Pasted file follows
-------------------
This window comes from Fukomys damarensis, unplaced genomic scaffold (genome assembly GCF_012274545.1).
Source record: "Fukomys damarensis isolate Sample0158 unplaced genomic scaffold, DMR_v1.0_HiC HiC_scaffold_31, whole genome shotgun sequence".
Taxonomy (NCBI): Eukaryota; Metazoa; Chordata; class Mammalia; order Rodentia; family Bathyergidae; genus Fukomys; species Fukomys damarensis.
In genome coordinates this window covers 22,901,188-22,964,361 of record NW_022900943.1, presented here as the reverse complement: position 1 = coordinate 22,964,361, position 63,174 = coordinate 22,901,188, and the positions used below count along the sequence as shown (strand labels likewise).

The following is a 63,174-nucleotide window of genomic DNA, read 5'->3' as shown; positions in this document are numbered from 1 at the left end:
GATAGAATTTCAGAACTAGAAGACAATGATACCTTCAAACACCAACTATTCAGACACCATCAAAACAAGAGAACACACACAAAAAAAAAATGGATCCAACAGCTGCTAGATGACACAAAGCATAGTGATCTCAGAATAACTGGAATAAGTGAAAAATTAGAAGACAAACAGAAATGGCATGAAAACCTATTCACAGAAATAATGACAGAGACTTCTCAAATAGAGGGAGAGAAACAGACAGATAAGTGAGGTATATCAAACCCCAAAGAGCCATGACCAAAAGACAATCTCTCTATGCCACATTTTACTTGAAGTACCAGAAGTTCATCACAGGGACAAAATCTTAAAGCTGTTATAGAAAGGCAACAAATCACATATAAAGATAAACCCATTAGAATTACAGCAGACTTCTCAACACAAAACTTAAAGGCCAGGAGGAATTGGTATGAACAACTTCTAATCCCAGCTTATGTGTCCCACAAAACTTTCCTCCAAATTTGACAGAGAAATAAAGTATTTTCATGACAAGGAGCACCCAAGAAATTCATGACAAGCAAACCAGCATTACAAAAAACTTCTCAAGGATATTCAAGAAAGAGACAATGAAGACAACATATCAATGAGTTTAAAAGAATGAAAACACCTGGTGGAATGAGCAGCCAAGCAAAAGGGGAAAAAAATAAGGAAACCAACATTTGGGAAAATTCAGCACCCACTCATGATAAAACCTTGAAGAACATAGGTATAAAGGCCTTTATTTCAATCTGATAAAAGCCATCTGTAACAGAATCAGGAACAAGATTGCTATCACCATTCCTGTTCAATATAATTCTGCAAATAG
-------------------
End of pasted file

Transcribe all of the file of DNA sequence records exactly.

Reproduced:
This window comes from Fukomys damarensis, unplaced genomic scaffold (genome assembly GCF_012274545.1).
Source record: "Fukomys damarensis isolate Sample0158 unplaced genomic scaffold, DMR_v1.0_HiC HiC_scaffold_31, whole genome shotgun sequence".
Taxonomy (NCBI): Eukaryota; Metazoa; Chordata; class Mammalia; order Rodentia; family Bathyergidae; genus Fukomys; species Fukomys damarensis.
In genome coordinates this window covers 22,901,188-22,964,361 of record NW_022900943.1, presented here as the reverse complement: position 1 = coordinate 22,964,361, position 63,174 = coordinate 22,901,188, and the positions used below count along the sequence as shown (strand labels likewise).

The following is a 63,174-nucleotide window of genomic DNA, read 5'->3' as shown; positions in this document are numbered from 1 at the left end:
GATAGAATTTCAGAACTAGAAGACAATGATACCTTCAAACACCAACTATTCAGACACCATCAAAACAAGAGAACACACACAAAAAAAAAATGGATCCAACAGCTGCTAGATGACACAAAGCATAGTGATCTCAGAATAACTGGAATAAGTGAAAAATTAGAAGACAAACAGAAATGGCATGAAAACCTATTCACAGAAATAATGACAGAGACTTCTCAAATAGAGGGAGAGAAACAGACAGATAAGTGAGGTATATCAAACCCCAAAGAGCCATGACCAAAAGACAATCTCTCTATGCCACATTTTACTTGAAGTACCAGAAGTTCATCACAGGGACAAAATCTTAAAGCTGTTATAGAAAGGCAACAAATCACATATAAAGATAAACCCATTAGAATTACAGCAGACTTCTCAACACAAAACTTAAAGGCCAGGAGGAATTGGTATGAACAACTTCTAATCCCAGCTTATGTGTCCCACAAAACTTTCCTCCAAATTTGACAGAGAAATAAAGTATTTTCATGACAAGGAGCACCCAAGAAATTCATGACAAGCAAACCAGCATTACAAAAAACTTCTCAAGGATATTCAAGAAAGAGACAATGAAGACAACATATCAATGAGTTTAAAAGAATGAAAACACCTGGTGGAATGAGCAGCCAAGCAAAAGGGGAAAAAAATAAGGAAACCAACATTTGGGAAAATTCAGCACCCACTCATGATAAAACCTTGAAGAACATAGGTATAAAGGCCTTTATTTCAATCTGATAAAAGCCATCTGTAACAGAATCAGGAACAAGATTGCTATCACCATTCCTGTTCAATATAATTCTGCAAATAG